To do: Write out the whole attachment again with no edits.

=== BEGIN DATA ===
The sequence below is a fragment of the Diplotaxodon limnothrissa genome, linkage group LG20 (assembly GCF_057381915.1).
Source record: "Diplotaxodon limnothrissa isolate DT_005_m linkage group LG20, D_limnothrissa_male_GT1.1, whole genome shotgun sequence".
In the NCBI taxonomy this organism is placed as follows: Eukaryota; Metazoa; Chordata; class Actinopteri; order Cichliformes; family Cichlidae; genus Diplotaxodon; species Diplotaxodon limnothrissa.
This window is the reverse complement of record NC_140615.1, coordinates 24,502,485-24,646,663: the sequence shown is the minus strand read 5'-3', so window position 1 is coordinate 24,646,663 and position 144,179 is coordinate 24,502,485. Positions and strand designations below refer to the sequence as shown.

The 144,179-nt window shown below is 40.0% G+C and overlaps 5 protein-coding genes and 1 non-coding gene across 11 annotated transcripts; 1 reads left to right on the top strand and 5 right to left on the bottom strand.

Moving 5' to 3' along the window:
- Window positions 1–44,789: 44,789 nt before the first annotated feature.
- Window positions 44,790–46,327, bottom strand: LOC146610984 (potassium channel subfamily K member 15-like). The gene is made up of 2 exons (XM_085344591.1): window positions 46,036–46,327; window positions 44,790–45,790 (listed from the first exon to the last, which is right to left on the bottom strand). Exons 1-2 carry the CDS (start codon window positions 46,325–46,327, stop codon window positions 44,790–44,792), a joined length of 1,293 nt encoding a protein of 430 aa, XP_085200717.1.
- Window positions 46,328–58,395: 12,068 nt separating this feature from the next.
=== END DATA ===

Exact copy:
The sequence below is a fragment of the Diplotaxodon limnothrissa genome, linkage group LG20 (assembly GCF_057381915.1).
Source record: "Diplotaxodon limnothrissa isolate DT_005_m linkage group LG20, D_limnothrissa_male_GT1.1, whole genome shotgun sequence".
In the NCBI taxonomy this organism is placed as follows: Eukaryota; Metazoa; Chordata; class Actinopteri; order Cichliformes; family Cichlidae; genus Diplotaxodon; species Diplotaxodon limnothrissa.
This window is the reverse complement of record NC_140615.1, coordinates 24,502,485-24,646,663: the sequence shown is the minus strand read 5'-3', so window position 1 is coordinate 24,646,663 and position 144,179 is coordinate 24,502,485. Positions and strand designations below refer to the sequence as shown.

The 144,179-nt window shown below is 40.0% G+C and overlaps 5 protein-coding genes and 1 non-coding gene across 11 annotated transcripts; 1 reads left to right on the top strand and 5 right to left on the bottom strand.

Moving 5' to 3' along the window:
- Window positions 1–44,789: 44,789 nt before the first annotated feature.
- Window positions 44,790–46,327, bottom strand: LOC146610984 (potassium channel subfamily K member 15-like). The gene is made up of 2 exons (XM_085344591.1): window positions 46,036–46,327; window positions 44,790–45,790 (listed from the first exon to the last, which is right to left on the bottom strand). Exons 1-2 carry the CDS (start codon window positions 46,325–46,327, stop codon window positions 44,790–44,792), a joined length of 1,293 nt encoding a protein of 430 aa, XP_085200717.1.
- Window positions 46,328–58,395: 12,068 nt separating this feature from the next.